A new story of the gob-smacking dysfunctional the Pentagon in the last days of Donald Trump’s presidency has just been revealed.
According to Jonathan Karl’s new book Tired of Winning: Donald Trump and the End of the Grand Old Party, a 30-year-old staffer, John McEntee, who had been a “loyalty monitor” until he hung around the Pentagon after the election, drew up an order for Trump that dramatically changed the U.S. military’s posture on the globe.
It appears that in the waning days of the Trump administration, Trump wanted to pull out of Afghanistan. McEntee may have had bigger ideas.
After the election, McEntee was very involved in one of the most terrifying aspects of the Trump term. Trump fired the Sec. of Defense – Mark Esper – with only two and a half months remaining in his term. McEntee also put Christopher Miller in place and the recruiting of Miller’s senior adviser, Douglas Macgregor.
It was when McEntee wandered over to the Pentagon – a place he had NO experience with or in, and wrote a list of what Trump should do in the final days of his presidency — a list that included withdrawing U.S. forces from Afghanistan, Iraq, Syria, and Africa.
“Three days after Macgregor arrived at the Pentagon, he called McEntee and told him he couldn’t accomplish any of the items on their handwritten to-do list without a signed order from the president.”
To understand what McEntee nearly pulled off, if an order was issued to implement just 10% of what this political appointee attempted, it would typically first go through the National Security Council, with input from the civilian leadership at the Pentagon, the Joint Chiefs of Staff, and the military commanders in the region.
Meaning everyone — including the president.
McEntee and his small group were so out of their depth they didn’t even know how to format the order correctly and had to get help. A retired colonel told the thirty-year-old staffer to open a cabinet, find an old presidential decision memorandum, copy it, and have Trump sign it.
Trump didn’t fully understand what he was signing.
He sent it to Kash Patel, then the Secretary of Defense’s Chief of Staff, and the matter promptly blew up.
Joint Chiefs of Staff Chair General Mark Milley looked at the order and immediately knew something was very wrong. He asked Patel:
“Who gave the president the military advice for this? Did you do this?”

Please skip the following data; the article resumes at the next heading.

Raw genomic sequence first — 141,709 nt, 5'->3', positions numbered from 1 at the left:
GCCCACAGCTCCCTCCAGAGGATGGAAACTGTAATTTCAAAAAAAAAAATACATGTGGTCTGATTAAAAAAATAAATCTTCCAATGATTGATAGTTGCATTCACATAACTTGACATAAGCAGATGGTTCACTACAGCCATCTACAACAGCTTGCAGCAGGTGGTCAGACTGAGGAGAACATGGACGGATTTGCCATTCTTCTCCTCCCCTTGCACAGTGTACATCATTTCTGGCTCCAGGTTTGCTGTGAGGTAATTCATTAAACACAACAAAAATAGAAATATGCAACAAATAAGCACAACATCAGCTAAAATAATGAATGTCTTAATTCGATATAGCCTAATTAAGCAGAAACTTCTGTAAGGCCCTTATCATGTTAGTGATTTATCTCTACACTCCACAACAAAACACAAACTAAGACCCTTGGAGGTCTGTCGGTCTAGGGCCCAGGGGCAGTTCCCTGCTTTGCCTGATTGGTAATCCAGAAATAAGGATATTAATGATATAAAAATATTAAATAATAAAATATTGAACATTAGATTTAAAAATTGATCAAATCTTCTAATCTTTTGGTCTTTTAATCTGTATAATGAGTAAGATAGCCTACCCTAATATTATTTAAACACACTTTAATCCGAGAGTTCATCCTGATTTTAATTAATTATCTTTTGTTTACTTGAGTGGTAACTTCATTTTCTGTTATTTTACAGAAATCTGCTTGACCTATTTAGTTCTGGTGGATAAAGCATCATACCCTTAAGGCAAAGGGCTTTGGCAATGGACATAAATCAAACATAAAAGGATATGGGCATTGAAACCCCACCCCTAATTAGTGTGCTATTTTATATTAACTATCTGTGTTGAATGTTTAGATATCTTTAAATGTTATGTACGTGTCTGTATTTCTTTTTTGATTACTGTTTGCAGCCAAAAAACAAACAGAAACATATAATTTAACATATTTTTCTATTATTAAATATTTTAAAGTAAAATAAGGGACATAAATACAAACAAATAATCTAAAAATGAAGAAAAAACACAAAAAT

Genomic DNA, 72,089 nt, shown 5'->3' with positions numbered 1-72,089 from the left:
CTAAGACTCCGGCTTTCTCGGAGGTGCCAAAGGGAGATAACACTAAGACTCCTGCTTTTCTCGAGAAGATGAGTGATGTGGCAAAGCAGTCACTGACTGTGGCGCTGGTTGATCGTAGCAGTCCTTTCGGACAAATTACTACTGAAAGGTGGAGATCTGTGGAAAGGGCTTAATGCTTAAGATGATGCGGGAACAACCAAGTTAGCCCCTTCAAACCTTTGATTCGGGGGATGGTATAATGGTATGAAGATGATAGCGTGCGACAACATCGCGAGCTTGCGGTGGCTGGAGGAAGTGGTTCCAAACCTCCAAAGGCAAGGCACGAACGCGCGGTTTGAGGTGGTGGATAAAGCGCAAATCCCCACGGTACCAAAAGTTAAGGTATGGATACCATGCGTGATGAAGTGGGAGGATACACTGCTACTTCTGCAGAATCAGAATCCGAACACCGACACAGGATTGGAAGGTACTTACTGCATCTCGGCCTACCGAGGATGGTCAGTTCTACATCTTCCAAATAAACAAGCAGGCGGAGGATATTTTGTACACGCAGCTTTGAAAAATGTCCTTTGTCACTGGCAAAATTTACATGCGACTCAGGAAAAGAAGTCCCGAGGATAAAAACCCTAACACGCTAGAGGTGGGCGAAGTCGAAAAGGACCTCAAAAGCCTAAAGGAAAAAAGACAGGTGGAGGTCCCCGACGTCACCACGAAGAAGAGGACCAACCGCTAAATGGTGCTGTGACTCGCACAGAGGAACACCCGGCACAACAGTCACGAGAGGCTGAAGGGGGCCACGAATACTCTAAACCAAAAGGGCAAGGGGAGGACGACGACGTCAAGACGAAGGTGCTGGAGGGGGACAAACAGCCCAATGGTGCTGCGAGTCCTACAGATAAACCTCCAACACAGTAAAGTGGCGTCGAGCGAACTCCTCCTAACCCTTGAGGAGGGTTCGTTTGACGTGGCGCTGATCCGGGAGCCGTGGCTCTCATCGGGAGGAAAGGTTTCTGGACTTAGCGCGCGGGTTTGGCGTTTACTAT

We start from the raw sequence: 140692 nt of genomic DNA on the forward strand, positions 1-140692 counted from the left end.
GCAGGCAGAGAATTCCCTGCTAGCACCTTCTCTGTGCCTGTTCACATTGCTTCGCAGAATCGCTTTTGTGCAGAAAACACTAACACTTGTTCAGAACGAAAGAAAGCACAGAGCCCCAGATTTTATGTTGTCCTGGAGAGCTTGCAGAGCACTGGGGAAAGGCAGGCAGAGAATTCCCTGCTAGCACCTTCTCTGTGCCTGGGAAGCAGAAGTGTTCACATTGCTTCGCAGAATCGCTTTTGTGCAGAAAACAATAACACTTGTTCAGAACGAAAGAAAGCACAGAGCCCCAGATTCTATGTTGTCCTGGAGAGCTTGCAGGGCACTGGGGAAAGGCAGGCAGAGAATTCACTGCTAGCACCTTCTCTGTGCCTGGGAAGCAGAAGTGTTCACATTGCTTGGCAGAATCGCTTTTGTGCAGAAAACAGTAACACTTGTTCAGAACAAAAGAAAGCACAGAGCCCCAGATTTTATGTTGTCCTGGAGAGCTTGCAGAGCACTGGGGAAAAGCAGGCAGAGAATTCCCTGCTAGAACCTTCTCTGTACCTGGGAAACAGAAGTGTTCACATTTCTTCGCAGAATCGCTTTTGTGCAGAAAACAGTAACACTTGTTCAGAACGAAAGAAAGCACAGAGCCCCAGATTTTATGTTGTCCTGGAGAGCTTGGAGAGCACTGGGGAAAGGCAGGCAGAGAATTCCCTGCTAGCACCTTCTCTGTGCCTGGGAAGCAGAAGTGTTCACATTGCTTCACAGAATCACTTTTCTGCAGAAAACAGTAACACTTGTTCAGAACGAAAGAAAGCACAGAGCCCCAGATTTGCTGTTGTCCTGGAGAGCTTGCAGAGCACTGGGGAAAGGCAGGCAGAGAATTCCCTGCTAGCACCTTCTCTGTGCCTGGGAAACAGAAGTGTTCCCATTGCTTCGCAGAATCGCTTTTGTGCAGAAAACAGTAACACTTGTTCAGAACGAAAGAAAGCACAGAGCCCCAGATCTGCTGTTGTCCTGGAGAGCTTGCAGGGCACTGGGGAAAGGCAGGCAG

“No,” Patel answered. “I had nothing to do with it.”
Milley turned to the acting defense secretary.
“Did you give the President military advice on this?”
“No. Not me,” Miller answered.
Milley said that his job required him to provide military advice to the commander-in-chief, and that they needed to see Trump immediately
“Okay, well, we’ve got to go over and see the president. I’ve got duties to do here, constitutional duties. I’ve got to make sure he’s properly advised,” Milley demanded.
And with that, Miller and Milley went to the White House to see Robert O’Brien, Trump’s national security advisor.
“Robert, where’s this coming from?” Milley asked O’Brien. “Is this true?”
“I’ve never seen it before,” O’Brien told him.
Keith Kellogg, the national security advisor to Vice President Pence, said, “Something is really wrong here,” as he read through the order. “This doesn’t look right.”
“You’re telling me that thing is forged?” Milley responded in disbelief. “That’s a forged piece of paper directing a military operation by the president of the United States? That’s forged, Keith?”
NO – it wasn’t forged, but it didn’t go through any of the normal processes, and that made Trump’s signature null and void, unenforceable.
Trump, likely too busy planning his response to his election fraud claims, then just dropped the matter.
It’s amazing that Trump came into office attempting to draft a presidential order banning Muslims from certain countries and couldn’t do that right, and went out the door unable to get a presidential order right, both as a substantive matter or even correctly formatted.
The country benefitted from the incompetence on both orders.
This column is based on original reporting by Jonathan Karl in Vanity Fair.
I can be reached at email@example.com and on X @JasonMiciak.
Editor’s note: This is an opinion column that solely reflects the opinions of the author.